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Performance Sports Group CEO swaps stock for cash amid uncertainty

Performance Sports Group, formerly known as Bauer Performance Sports, disclosed last month that it is under investigation by the SEC, and has hired investigators to probe its accounting practices.

Frank Gunn/CP

The chief executive officer of Performance Sports Group Ltd. is swapping his initial grant of stock units and options for cash at a time when the sporting goods company's financial status is uncertain and its accounting practices are under review.

Harlen Kent, who became CEO of PSG on June 20, has had his annual base salary doubled to $1.5-million (U.S.) from $750,000 instead of receiving the stock-based compensation that was originally agreed upon, according to a regulatory filing PSG made on Thursday with the U.S. Securities and Exchange Commission.

Mr. Kent's initial employment agreement stated that he would receive a base salary of $750,000, an initial grant of 307,692 restricted stock units and a stock option to purchase 615,385 common shares. PSG's board approved Mr. Kent's salary increase on Sept. 16, per the SEC filing. It is effective as of Aug. 1.

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The company didn't offer any explanation as to why Mr. Kent's compensation structure was revised. A spokesman for PSG didn't elaborate on the filing via e-mail.

The CEO's new compensation arrangement comes at a precarious time for the Exeter, N.H.-based company, which makes Bauer and Easton gear for hockey and baseball players. PSG is heavily in debt and, in recent weeks, has reduced the size of its staff. After posting strong sales growth last year, the company's revenue has declined during the past three quarters compared to the previous year.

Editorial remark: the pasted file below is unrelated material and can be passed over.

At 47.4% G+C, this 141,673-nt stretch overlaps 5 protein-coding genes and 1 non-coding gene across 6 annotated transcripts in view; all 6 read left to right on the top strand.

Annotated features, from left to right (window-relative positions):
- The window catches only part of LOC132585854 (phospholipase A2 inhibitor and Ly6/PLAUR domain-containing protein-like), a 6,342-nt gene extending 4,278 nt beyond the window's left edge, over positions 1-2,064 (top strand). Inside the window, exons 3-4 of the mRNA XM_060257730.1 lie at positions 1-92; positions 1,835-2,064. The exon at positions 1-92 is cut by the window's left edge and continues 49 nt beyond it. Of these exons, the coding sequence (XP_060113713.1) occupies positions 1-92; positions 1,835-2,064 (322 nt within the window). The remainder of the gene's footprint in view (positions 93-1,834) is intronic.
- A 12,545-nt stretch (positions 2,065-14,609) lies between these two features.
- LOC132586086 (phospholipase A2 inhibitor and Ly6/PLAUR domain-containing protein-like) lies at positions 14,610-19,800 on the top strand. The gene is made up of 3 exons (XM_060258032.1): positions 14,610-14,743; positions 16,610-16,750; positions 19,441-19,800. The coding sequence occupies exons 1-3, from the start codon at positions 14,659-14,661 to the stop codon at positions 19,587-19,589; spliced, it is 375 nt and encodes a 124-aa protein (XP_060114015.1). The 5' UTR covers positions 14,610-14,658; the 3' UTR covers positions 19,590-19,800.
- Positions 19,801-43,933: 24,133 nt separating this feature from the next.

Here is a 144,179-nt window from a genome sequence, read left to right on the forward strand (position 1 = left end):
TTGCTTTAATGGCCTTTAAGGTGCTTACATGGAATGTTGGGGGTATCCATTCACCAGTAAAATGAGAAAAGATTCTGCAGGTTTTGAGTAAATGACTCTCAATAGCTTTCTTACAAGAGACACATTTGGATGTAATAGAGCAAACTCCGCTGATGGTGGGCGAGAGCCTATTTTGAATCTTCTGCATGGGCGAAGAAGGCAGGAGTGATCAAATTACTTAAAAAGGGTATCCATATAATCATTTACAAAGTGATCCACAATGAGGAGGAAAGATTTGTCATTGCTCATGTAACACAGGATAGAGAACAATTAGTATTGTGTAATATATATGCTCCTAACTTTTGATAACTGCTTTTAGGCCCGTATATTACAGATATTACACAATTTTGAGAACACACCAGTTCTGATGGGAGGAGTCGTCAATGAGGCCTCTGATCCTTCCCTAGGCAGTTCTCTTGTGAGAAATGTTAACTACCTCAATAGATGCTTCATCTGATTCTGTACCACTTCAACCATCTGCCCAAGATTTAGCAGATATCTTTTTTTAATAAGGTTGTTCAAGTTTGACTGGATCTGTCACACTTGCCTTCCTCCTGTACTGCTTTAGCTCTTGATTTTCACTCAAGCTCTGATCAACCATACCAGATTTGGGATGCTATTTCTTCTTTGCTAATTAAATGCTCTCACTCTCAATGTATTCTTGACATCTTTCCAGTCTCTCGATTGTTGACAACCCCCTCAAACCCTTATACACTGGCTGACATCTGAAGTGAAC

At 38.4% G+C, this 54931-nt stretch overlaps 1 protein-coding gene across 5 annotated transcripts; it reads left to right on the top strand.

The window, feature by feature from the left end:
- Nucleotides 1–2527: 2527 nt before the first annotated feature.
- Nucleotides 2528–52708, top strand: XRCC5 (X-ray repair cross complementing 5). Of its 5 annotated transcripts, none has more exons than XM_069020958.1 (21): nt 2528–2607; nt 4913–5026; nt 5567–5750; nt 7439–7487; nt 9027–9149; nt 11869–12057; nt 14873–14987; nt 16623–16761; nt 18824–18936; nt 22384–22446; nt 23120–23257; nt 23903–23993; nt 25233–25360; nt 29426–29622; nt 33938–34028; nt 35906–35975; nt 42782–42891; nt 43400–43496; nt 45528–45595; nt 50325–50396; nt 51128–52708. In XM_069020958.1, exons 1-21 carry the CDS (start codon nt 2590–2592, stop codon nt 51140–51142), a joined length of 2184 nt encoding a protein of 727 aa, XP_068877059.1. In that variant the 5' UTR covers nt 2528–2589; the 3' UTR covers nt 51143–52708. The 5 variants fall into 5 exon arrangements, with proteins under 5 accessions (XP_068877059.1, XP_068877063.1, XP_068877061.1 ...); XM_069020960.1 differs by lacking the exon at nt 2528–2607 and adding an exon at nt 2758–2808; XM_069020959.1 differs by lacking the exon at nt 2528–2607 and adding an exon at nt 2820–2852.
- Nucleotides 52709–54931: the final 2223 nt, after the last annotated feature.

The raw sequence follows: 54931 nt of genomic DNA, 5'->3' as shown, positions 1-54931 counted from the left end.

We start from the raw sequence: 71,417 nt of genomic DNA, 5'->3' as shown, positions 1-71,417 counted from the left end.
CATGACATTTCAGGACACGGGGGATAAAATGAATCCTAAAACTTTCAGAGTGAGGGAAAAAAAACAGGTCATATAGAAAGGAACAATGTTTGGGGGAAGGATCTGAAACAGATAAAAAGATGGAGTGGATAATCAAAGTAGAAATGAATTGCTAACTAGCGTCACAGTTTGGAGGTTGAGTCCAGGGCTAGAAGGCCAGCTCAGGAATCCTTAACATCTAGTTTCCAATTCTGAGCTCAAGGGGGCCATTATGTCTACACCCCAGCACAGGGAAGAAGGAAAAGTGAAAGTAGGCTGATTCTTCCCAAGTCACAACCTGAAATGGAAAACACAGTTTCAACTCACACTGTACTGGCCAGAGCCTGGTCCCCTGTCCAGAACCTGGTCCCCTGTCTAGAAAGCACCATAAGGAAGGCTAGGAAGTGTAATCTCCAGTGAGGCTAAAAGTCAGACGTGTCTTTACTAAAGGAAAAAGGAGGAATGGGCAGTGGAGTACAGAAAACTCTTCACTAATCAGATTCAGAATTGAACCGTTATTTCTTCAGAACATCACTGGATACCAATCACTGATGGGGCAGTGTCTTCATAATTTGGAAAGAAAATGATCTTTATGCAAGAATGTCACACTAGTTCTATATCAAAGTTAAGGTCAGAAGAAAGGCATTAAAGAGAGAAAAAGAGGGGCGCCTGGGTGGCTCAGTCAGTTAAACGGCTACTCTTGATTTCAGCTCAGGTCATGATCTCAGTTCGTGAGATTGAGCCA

PSG disclosed last month that it is under investigation by the SEC, and has hired investigators to probe its accounting practices. It delayed filing its audited financial statements for the fiscal year ended May 31. The forms were originally due on Aug. 15. It has since come to new terms with its lenders to file before Oct. 28.

Since Mr. Kent joined PSG on June 20, the company's shares have increased 32 per cent. However, the stock has fallen close to 60 per cent year to date and closer to 70 per cent over the past 12 months.

But PSG's battered stock has been attractive to some large investors.

Brookfield Asset Management Inc.'s private equity arm has amassed a 11.1-per-cent stake in the company since Aug. 26. It has added another 499,142 shares to its position for $1,767,897 to do so, according to a Sept. 22 filing with the SEC.

Likewise, U.S. hedge fund Coliseum Capital Management LLC bought shares between Aug. 15 and Aug. 24 to bring its ownership stake to 9.8 per cent.

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The two institutions join PSG's largest shareholder, Sagard Capital Partners LP, a U.S. investment firm controlled by the wealthy Desmarais family of Canada. Sagard owns about 16.9 per cent of PSG.

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About the Author
Capital Markets Reporter

Christina Pellegrini is a reporter at The Globe and Mail and a regular contributor to Streetwise, covering capital markets, the exchange business and market structure.She writes about the capital markets divisions of BMO, CIBC and National Bank; independent brokerages such as Canaccord Genuity; and the Canadian operations of foreign dealers including JP Morgan, Goldman Sachs, Credit Suisse and Citigroup. More

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